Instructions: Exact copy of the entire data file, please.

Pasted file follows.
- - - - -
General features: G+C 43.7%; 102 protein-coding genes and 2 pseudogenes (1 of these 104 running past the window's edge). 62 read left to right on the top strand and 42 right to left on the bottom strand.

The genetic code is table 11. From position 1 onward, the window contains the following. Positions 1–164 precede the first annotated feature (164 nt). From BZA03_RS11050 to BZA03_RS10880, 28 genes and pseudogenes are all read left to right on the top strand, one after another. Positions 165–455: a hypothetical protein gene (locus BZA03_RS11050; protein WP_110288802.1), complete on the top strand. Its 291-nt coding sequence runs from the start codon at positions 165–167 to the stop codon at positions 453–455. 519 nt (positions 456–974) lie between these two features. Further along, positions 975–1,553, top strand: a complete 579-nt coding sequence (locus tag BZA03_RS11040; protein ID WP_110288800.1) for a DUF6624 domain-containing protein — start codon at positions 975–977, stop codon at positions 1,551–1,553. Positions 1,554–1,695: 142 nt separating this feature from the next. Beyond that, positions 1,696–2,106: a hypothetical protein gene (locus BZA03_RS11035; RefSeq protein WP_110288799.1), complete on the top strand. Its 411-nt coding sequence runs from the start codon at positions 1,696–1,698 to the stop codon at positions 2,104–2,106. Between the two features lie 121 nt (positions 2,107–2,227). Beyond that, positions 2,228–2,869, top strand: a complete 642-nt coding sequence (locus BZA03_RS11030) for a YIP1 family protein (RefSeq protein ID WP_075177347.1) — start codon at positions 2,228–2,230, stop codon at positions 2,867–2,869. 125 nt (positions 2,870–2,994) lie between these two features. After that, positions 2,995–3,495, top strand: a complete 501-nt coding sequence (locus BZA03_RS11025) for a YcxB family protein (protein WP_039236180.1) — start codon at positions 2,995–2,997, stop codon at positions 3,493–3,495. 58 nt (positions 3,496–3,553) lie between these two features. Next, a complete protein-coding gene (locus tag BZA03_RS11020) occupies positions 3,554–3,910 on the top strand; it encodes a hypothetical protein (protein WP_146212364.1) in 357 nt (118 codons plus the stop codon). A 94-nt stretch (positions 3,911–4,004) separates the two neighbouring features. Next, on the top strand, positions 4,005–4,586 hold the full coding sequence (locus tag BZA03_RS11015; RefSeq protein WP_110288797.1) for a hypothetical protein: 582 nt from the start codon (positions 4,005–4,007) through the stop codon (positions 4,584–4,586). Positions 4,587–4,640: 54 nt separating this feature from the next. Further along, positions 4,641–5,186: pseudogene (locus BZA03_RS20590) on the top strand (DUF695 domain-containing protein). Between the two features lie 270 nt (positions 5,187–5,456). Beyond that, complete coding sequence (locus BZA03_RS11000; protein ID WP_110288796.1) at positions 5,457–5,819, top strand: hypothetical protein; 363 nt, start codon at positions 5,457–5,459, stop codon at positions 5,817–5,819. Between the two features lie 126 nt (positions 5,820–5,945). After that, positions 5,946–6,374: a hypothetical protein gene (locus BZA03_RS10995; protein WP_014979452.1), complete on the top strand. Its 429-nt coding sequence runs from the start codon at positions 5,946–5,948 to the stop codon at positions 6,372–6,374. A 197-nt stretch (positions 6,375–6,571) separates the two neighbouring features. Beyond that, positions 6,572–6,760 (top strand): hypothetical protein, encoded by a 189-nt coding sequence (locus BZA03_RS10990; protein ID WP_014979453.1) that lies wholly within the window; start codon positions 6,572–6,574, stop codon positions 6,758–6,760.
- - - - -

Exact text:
General features: G+C 43.7%; 102 protein-coding genes and 2 pseudogenes (1 of these 104 running past the window's edge). 62 read left to right on the top strand and 42 right to left on the bottom strand.

The genetic code is table 11. From position 1 onward, the window contains the following. Positions 1–164 precede the first annotated feature (164 nt). From BZA03_RS11050 to BZA03_RS10880, 28 genes and pseudogenes are all read left to right on the top strand, one after another. Positions 165–455: a hypothetical protein gene (locus BZA03_RS11050; protein WP_110288802.1), complete on the top strand. Its 291-nt coding sequence runs from the start codon at positions 165–167 to the stop codon at positions 453–455. 519 nt (positions 456–974) lie between these two features. Further along, positions 975–1,553, top strand: a complete 579-nt coding sequence (locus tag BZA03_RS11040; protein ID WP_110288800.1) for a DUF6624 domain-containing protein — start codon at positions 975–977, stop codon at positions 1,551–1,553. Positions 1,554–1,695: 142 nt separating this feature from the next. Beyond that, positions 1,696–2,106: a hypothetical protein gene (locus BZA03_RS11035; RefSeq protein WP_110288799.1), complete on the top strand. Its 411-nt coding sequence runs from the start codon at positions 1,696–1,698 to the stop codon at positions 2,104–2,106. Between the two features lie 121 nt (positions 2,107–2,227). Beyond that, positions 2,228–2,869, top strand: a complete 642-nt coding sequence (locus BZA03_RS11030) for a YIP1 family protein (RefSeq protein ID WP_075177347.1) — start codon at positions 2,228–2,230, stop codon at positions 2,867–2,869. 125 nt (positions 2,870–2,994) lie between these two features. After that, positions 2,995–3,495, top strand: a complete 501-nt coding sequence (locus BZA03_RS11025) for a YcxB family protein (protein WP_039236180.1) — start codon at positions 2,995–2,997, stop codon at positions 3,493–3,495. 58 nt (positions 3,496–3,553) lie between these two features. Next, a complete protein-coding gene (locus tag BZA03_RS11020) occupies positions 3,554–3,910 on the top strand; it encodes a hypothetical protein (protein WP_146212364.1) in 357 nt (118 codons plus the stop codon). A 94-nt stretch (positions 3,911–4,004) separates the two neighbouring features. Next, on the top strand, positions 4,005–4,586 hold the full coding sequence (locus tag BZA03_RS11015; RefSeq protein WP_110288797.1) for a hypothetical protein: 582 nt from the start codon (positions 4,005–4,007) through the stop codon (positions 4,584–4,586). Positions 4,587–4,640: 54 nt separating this feature from the next. Further along, positions 4,641–5,186: pseudogene (locus BZA03_RS20590) on the top strand (DUF695 domain-containing protein). Between the two features lie 270 nt (positions 5,187–5,456). Beyond that, complete coding sequence (locus BZA03_RS11000; protein ID WP_110288796.1) at positions 5,457–5,819, top strand: hypothetical protein; 363 nt, start codon at positions 5,457–5,459, stop codon at positions 5,817–5,819. Between the two features lie 126 nt (positions 5,820–5,945). After that, positions 5,946–6,374: a hypothetical protein gene (locus BZA03_RS10995; protein WP_014979452.1), complete on the top strand. Its 429-nt coding sequence runs from the start codon at positions 5,946–5,948 to the stop codon at positions 6,372–6,374. A 197-nt stretch (positions 6,375–6,571) separates the two neighbouring features. Beyond that, positions 6,572–6,760 (top strand): hypothetical protein, encoded by a 189-nt coding sequence (locus BZA03_RS10990; protein ID WP_014979453.1) that lies wholly within the window; start codon positions 6,572–6,574, stop codon positions 6,758–6,760.